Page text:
251 U.S. 179 (1919), 101, Godchaux Company, Incorporated v. Estopinal

Docket Nº:No. 101
Citation:251 U.S. 179, 40 S.Ct. 116, 64 L.Ed. 213
Party Name:Godchaux Company, Incorporated v. Estopinal
Case Date:December 22, 1919
Court:United States Supreme Court

Page 179

251 U.S. 179 (1919)

40 S.Ct. 116, 64 L.Ed. 213

Godchaux Company, Incorporated



No. 101

United States Supreme Court

Dec. 22, 1919

Argued November 17, 18, 1919




A writ of error will not lie under Jud.Code § 237, as amended, to review a judgment of a state court upon the ground that it erroneously sustained an amendment to the state constitution where the validity of such amendment under the federal Constitution was first drawn in question by a petition for rehearing which was not entertained. P. 180.

Writ of error to review 142 La. 812 dismissed.

The case is stated in the opinion.

Page 180

MCREYNOLDS, J., lead opinion

MR. JUSTICE McREYNOLDS delivered the opinion of the Court.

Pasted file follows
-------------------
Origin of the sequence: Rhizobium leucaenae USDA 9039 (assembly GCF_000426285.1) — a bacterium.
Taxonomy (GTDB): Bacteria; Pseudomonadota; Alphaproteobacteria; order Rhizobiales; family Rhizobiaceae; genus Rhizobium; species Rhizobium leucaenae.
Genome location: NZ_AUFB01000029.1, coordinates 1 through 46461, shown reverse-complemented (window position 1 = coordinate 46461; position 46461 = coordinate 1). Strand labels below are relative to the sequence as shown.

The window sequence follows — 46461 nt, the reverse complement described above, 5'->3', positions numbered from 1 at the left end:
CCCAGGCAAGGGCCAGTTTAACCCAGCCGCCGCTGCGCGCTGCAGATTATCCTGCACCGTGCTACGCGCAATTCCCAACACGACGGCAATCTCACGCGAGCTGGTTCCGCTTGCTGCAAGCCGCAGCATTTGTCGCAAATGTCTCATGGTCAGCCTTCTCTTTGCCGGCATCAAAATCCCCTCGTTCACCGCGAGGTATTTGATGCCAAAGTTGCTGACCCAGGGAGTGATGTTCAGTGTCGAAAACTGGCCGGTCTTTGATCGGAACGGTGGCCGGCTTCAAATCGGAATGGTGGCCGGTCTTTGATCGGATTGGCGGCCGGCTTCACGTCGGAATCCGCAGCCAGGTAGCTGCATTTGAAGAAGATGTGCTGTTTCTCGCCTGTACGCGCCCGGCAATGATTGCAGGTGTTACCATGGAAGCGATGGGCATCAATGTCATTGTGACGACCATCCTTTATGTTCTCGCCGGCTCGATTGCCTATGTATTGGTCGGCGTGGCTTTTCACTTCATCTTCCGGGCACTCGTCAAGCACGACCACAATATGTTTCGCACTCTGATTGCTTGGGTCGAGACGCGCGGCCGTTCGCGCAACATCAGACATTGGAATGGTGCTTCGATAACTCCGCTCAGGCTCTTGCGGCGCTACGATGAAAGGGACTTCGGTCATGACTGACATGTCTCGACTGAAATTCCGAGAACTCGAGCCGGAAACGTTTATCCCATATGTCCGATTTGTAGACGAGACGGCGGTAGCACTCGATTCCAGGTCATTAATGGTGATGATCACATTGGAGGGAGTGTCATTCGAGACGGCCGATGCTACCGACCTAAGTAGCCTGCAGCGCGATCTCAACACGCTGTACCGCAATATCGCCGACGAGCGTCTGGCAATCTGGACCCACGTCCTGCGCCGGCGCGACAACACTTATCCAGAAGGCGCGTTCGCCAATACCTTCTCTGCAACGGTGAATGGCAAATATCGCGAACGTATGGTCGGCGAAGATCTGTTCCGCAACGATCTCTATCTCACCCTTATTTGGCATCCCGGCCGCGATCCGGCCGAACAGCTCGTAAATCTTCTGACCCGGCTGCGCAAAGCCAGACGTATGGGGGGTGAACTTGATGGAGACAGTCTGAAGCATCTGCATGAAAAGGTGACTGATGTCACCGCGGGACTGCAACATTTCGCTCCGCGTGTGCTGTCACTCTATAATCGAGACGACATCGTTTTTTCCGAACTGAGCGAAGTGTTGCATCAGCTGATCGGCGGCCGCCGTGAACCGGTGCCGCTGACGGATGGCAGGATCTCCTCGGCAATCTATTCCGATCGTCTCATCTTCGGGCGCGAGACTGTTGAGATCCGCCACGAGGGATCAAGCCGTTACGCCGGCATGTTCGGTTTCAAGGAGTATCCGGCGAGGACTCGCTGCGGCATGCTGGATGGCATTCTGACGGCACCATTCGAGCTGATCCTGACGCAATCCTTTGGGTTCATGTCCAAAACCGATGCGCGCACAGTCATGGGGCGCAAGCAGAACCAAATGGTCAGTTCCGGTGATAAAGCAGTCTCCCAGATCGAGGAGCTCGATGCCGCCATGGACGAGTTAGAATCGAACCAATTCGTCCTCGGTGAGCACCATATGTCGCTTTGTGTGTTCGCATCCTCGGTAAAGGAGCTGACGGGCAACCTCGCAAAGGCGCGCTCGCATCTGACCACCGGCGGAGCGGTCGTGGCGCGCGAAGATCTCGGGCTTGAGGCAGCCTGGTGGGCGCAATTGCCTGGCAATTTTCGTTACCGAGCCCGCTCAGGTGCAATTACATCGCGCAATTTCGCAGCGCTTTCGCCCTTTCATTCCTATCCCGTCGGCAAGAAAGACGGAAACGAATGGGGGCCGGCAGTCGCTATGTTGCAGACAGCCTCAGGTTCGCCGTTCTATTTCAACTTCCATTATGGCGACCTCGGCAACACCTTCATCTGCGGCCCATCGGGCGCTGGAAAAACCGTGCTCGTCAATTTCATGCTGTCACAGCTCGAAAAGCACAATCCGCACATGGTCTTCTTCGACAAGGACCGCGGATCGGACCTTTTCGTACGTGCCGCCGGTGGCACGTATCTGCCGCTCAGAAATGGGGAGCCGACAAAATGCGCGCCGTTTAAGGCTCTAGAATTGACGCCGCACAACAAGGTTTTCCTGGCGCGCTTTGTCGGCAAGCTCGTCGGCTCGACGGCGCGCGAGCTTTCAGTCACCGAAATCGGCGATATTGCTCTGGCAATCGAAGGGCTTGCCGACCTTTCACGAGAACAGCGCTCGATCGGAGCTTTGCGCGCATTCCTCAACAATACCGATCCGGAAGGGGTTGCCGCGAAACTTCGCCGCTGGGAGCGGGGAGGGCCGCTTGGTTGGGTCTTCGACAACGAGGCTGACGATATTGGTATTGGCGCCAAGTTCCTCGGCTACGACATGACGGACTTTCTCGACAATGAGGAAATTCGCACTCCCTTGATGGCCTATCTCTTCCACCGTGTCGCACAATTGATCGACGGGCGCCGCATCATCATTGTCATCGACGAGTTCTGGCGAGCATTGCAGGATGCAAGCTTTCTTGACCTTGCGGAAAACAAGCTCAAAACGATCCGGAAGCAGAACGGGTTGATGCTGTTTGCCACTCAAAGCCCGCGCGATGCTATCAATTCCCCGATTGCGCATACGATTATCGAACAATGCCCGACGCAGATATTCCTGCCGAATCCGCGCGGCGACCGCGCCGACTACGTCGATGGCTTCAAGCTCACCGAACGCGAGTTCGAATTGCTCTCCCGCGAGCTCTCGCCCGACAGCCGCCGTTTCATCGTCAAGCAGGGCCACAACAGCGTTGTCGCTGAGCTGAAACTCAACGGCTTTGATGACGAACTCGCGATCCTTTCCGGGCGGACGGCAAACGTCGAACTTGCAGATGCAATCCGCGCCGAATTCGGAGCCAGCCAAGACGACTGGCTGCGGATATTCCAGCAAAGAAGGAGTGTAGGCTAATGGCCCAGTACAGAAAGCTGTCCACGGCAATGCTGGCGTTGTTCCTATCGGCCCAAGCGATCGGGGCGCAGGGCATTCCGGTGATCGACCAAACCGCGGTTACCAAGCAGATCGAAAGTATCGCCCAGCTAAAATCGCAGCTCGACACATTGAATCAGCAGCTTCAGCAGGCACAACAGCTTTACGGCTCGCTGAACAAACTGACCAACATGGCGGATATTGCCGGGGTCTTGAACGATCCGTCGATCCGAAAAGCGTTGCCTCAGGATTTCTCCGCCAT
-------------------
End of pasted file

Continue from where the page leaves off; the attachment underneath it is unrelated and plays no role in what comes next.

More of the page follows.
By petition filed in the District Court, St. Bernard Parish, plaintiff in error sought to restrain collection of an acreage tax assessed against its lands not susceptible of gravity drainage. Invalidity of the tax was alleged upon the ground that no statute of Louisiana authorized it, and also because its enforcement would produce practical confiscation and take property without due process of law contrary to the Fourteenth Amendment. Answering, defendant in error asked dismissal of the petition, claiming the tax was properly assessed and also that an amendment to Article 281 of the Louisiana Constitution, adopted November, 1914, deprived the court of jurisdiction to entertain the contest. The trial court exercised jurisdiction, sustained the tax, and dismissed the petition. Upon a broad appeal, the supreme court, after declaring that the constitutional amendment deprived the courts of the state of jurisdiction over the controversy, affirmed the judgment of the trial court. 142 La. 812.

The record fails to disclose that plaintiff in error at any time or in any way challenged the validity of the state constitutional amendment because of conflict with the federal Constitution until it applied for a rehearing in the Supreme Court. That application was refused, without more. Here, the sole error assigned is predicated upon such supposed conflict, and unless that point was properly raised below, a writ of error cannot bring the cause before us.

Such a writ only lies to review

a final judgment or decree in any suit in the highest court of a state in which a decision...

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